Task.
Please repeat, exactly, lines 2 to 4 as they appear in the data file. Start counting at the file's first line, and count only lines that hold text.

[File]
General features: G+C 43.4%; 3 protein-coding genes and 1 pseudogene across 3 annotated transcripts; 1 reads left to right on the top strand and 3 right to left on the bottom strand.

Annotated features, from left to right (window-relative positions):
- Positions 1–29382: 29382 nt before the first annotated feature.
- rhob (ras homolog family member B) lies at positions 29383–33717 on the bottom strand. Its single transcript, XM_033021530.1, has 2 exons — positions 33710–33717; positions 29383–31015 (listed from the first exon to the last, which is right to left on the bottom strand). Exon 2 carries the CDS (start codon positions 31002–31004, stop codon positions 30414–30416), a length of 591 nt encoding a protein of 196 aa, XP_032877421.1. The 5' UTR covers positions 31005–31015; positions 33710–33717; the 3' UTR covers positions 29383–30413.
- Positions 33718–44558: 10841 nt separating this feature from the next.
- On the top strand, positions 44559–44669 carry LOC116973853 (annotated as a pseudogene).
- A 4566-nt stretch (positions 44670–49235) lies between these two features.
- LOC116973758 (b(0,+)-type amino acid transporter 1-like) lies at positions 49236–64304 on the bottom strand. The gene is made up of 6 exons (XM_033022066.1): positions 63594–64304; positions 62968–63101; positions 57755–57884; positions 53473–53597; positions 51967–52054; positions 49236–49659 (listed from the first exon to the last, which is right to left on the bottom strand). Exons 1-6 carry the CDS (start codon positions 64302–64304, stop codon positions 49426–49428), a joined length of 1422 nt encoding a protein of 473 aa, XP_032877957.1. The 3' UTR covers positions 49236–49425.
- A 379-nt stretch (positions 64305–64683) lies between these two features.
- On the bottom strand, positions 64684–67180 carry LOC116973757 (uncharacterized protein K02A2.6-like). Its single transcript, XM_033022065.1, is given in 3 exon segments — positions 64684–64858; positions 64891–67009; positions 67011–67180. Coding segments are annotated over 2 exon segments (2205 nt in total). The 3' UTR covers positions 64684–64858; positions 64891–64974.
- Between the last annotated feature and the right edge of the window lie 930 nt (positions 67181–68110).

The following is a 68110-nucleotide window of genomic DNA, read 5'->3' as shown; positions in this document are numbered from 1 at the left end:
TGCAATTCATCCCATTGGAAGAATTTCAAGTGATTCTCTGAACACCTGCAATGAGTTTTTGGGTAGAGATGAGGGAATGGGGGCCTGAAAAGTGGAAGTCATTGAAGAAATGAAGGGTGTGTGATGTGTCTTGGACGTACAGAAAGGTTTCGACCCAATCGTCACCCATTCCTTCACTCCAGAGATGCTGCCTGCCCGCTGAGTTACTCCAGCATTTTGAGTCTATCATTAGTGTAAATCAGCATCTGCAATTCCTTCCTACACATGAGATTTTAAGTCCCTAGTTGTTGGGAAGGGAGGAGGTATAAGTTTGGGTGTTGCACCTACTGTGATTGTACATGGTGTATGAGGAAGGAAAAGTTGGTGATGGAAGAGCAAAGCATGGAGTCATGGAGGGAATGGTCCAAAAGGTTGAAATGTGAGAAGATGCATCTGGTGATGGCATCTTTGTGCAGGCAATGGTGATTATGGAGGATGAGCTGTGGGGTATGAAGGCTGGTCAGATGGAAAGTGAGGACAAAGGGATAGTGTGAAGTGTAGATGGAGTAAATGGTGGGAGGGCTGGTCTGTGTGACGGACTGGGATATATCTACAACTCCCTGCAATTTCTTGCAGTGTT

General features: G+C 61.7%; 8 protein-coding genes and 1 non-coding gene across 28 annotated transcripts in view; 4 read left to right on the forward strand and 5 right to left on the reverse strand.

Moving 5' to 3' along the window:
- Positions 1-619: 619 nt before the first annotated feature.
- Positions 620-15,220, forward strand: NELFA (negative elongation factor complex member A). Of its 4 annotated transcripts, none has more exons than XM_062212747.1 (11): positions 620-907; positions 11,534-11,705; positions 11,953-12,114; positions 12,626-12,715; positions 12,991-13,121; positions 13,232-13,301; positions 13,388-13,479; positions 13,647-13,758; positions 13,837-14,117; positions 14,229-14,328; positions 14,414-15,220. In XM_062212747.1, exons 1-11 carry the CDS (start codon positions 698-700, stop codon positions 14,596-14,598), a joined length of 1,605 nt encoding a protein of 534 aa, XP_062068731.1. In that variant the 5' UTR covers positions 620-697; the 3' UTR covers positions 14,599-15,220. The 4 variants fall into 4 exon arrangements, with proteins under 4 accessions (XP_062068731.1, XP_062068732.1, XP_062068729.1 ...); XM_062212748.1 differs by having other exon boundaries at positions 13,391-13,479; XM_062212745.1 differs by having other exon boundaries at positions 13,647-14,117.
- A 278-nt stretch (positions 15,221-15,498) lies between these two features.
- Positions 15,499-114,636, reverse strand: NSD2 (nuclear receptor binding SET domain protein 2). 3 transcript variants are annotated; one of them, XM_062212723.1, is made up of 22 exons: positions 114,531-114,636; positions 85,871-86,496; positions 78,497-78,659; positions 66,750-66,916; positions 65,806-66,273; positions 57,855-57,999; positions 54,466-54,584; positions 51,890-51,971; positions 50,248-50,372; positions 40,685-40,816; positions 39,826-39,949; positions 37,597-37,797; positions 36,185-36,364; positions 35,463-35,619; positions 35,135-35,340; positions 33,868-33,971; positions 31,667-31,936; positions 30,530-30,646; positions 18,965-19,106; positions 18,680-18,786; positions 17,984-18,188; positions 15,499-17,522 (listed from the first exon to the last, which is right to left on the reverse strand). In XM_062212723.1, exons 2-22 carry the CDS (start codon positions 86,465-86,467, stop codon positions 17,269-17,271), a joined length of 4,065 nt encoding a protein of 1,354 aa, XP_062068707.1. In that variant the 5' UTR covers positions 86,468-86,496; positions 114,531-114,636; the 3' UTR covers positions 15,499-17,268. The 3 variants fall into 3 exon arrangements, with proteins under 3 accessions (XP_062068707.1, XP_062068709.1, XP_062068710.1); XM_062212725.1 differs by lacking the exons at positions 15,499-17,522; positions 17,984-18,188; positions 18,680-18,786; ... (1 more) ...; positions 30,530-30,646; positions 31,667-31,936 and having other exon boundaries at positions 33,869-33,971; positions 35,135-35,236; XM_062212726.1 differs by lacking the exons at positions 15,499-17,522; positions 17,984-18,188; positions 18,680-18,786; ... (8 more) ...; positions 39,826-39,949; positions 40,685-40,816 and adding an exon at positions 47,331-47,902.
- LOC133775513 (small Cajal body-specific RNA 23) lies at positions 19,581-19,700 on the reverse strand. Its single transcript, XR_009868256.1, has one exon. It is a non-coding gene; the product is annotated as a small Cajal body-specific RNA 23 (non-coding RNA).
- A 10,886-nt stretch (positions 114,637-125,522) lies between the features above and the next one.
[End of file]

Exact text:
Annotated features, from left to right (window-relative positions):
- Positions 1–29382: 29382 nt before the first annotated feature.
- rhob (ras homolog family member B) lies at positions 29383–33717 on the bottom strand. Its single transcript, XM_033021530.1, has 2 exons — positions 33710–33717; positions 29383–31015 (listed from the first exon to the last, which is right to left on the bottom strand). Exon 2 carries the CDS (start codon positions 31002–31004, stop codon positions 30414–30416), a length of 591 nt encoding a protein of 196 aa, XP_032877421.1. The 5' UTR covers positions 31005–31015; positions 33710–33717; the 3' UTR covers positions 29383–30413.